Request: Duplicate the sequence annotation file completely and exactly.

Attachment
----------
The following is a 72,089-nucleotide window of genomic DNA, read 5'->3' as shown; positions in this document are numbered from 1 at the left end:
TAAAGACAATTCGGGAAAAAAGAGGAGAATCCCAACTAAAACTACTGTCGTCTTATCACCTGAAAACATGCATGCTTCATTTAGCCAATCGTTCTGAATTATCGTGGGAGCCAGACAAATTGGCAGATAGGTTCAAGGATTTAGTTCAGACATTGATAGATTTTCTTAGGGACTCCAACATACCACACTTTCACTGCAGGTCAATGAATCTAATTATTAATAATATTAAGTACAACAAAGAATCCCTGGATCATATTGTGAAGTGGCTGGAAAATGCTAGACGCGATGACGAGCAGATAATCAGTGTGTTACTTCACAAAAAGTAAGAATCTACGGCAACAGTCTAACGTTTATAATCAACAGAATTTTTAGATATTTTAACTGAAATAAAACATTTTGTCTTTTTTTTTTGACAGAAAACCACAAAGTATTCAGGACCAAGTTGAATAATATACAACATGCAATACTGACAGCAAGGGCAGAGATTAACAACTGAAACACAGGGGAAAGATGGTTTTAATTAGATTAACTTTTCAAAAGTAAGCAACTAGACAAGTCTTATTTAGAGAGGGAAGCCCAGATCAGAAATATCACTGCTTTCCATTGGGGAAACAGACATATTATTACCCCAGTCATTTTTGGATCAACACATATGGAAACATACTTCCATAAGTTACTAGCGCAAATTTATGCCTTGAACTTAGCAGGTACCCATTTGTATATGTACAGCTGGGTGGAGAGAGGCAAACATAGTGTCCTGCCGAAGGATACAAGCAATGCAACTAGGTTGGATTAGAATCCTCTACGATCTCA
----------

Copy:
The following is a 72,089-nucleotide window of genomic DNA, read 5'->3' as shown; positions in this document are numbered from 1 at the left end:
TAAAGACAATTCGGGAAAAAAGAGGAGAATCCCAACTAAAACTACTGTCGTCTTATCACCTGAAAACATGCATGCTTCATTTAGCCAATCGTTCTGAATTATCGTGGGAGCCAGACAAATTGGCAGATAGGTTCAAGGATTTAGTTCAGACATTGATAGATTTTCTTAGGGACTCCAACATACCACACTTTCACTGCAGGTCAATGAATCTAATTATTAATAATATTAAGTACAACAAAGAATCCCTGGATCATATTGTGAAGTGGCTGGAAAATGCTAGACGCGATGACGAGCAGATAATCAGTGTGTTACTTCACAAAAAGTAAGAATCTACGGCAACAGTCTAACGTTTATAATCAACAGAATTTTTAGATATTTTAACTGAAATAAAACATTTTGTCTTTTTTTTTTGACAGAAAACCACAAAGTATTCAGGACCAAGTTGAATAATATACAACATGCAATACTGACAGCAAGGGCAGAGATTAACAACTGAAACACAGGGGAAAGATGGTTTTAATTAGATTAACTTTTCAAAAGTAAGCAACTAGACAAGTCTTATTTAGAGAGGGAAGCCCAGATCAGAAATATCACTGCTTTCCATTGGGGAAACAGACATATTATTACCCCAGTCATTTTTGGATCAACACATATGGAAACATACTTCCATAAGTTACTAGCGCAAATTTATGCCTTGAACTTAGCAGGTACCCATTTGTATATGTACAGCTGGGTGGAGAGAGGCAAACATAGTGTCCTGCCGAAGGATACAAGCAATGCAACTAGGTTGGATTAGAATCCTCTACGATCTCA